The Oceans of Hope Challenge aims to give those living with multiple sclerosis the chance to sail and enjoy other water sports
Multiple sclerosis sufferer Robert Munns, from Brighton, has created the Oceans of Hope Challenge to give others with the condition the chance to sail.
Robert was inspired by his experience sailing across the Pacific Ocean and English Channel with the Danish organisation Sailing Sclerosis, on board a yacht named ‘Oceans of Hope’.
Sailing Sclerosis undertook the first circumnavigation with a crew of people living with the disease multiple sclerosis (MS) from June 2014 to November 2015 to change the perceptions of MS and to show what is possible even when living with a chronic and disabling disease
With The Oceans of Hope Challenge, Robert has organised a fun packed weekend of sailing and water sports at Bewl Water outdoor centre in Tunbridge Well, Kent. Participants will have accessible sailing boats and canoes at their disposal and will learn their chosen water sport with the help Oceans of Hope team. People of all levels of ability are welcome to take part and participants are invited to bring a friend, partner or carer if they wish.
The weekend of adventure will give those taking part the opportunity to challenge themselves and make the impossible possible, as they work together for a common goal. Participants will reside in the water sports centre’s fully accessible accommodation and facilities during their experience. The Oceans of Hope Challenge takes place 10-12 August.
Robert created the Oceans of Hope Challenge in 2015 and since then has shared the experience with over 200 people affected by multiple sclerosis. Sailing adventures in Scotland and New Zealand are also taking place in June 2018 and November 2018 respectively.
In September 2017 the challenge was acknowledged by The Sailing Today Awards, winning ‘Best Cruise’.
On the success of the Oceans of Hope Challenge, Robert Munns said: “I am amazed how the Oceans of Hope Challenge is developing, along with its potential to bring an element of hope to so many lives. It is my honour and privilege to be responsible for making sure that it is supported, and it continues in the spirit it was conceived”.
Former challenge participant Nicola Kaufman said of taking part in the experience: “I was diagnosed with MS in 2012 after several years of Ill health. Two years later, aged 38, I was medically retired and unable to do much independently due to fatigue, balance issues and lack of confidence. The future didn’t really hold much hope for me.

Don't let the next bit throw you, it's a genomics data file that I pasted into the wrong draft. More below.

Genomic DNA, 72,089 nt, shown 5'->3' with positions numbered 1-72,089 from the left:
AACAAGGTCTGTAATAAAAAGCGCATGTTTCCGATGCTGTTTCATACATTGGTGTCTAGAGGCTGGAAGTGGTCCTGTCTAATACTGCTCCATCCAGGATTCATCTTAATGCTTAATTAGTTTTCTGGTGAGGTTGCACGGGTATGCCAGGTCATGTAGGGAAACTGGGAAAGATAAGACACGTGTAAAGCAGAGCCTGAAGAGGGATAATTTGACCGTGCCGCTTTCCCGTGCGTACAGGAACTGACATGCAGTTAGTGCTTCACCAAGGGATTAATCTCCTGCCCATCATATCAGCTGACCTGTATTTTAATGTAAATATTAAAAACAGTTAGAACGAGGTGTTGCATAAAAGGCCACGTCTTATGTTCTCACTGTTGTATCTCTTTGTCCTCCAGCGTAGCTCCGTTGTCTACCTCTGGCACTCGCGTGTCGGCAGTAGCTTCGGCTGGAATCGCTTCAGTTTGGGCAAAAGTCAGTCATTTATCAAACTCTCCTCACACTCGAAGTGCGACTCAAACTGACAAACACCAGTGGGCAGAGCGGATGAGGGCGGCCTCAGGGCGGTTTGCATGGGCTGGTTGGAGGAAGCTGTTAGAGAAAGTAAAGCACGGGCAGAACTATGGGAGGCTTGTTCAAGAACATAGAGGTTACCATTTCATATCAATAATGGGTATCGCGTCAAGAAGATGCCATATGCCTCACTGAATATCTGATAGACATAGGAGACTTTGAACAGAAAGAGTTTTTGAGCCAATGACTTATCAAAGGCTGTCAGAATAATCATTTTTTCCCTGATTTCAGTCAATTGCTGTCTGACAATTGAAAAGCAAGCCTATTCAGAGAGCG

“Three months after retiring my mum told me about Oceans Of Hope. I met the founder, Mikkel Anthonisen, saw the boat, went for a sail and was inspired by the bravery of the crew. I knew it was an adventure I needed to be a part of, at a time when I needed it.
“I flew to the USA and sailed 400 miles from South Carolina to Florida. It was not all easy, but it was the adventure of a lifetime and I returned a different person; having discovered the joy of sailing and working as a team to achieve something amazing! I was so proud of myself and determined to continue learning to sail and having adventures.
“After the USA voyage I met another UK participant, Robert Munns. He had been inspired to organise more adventures so others living with MS would get the chance to experience what we had. We have since organised sailing flotilla events and sailing courses for people living with MS. Over the last three years I have sailed a further 1500 miles and gained my competent crew qualification. I am now preparing to do my day skipper training course, something I never imagined I would be capable of when I started sailing in 2014.
“Volunteering by helping to organise these events has given me a real sense of purpose in life by seeing the difference participating in these adventures can make in other people’s lives too, plus the chance for me to keep learning and sailing and continue being part of the wonderful oceans of hope family.”
Founder of Oceans of Hope, Dr. Mikkel Anthonisen says: “MS is a neurological disease. But it is also an existential disease that shows us all that no one knows what tomorrow brings. We are not in control of that. But we are always in control of the stories we tell about ourselves and each other and we are in control of the communities we create. Oceans of Hope sets through sailing the frame for human growth and creates a feeling of worthiness, meaning and hope.”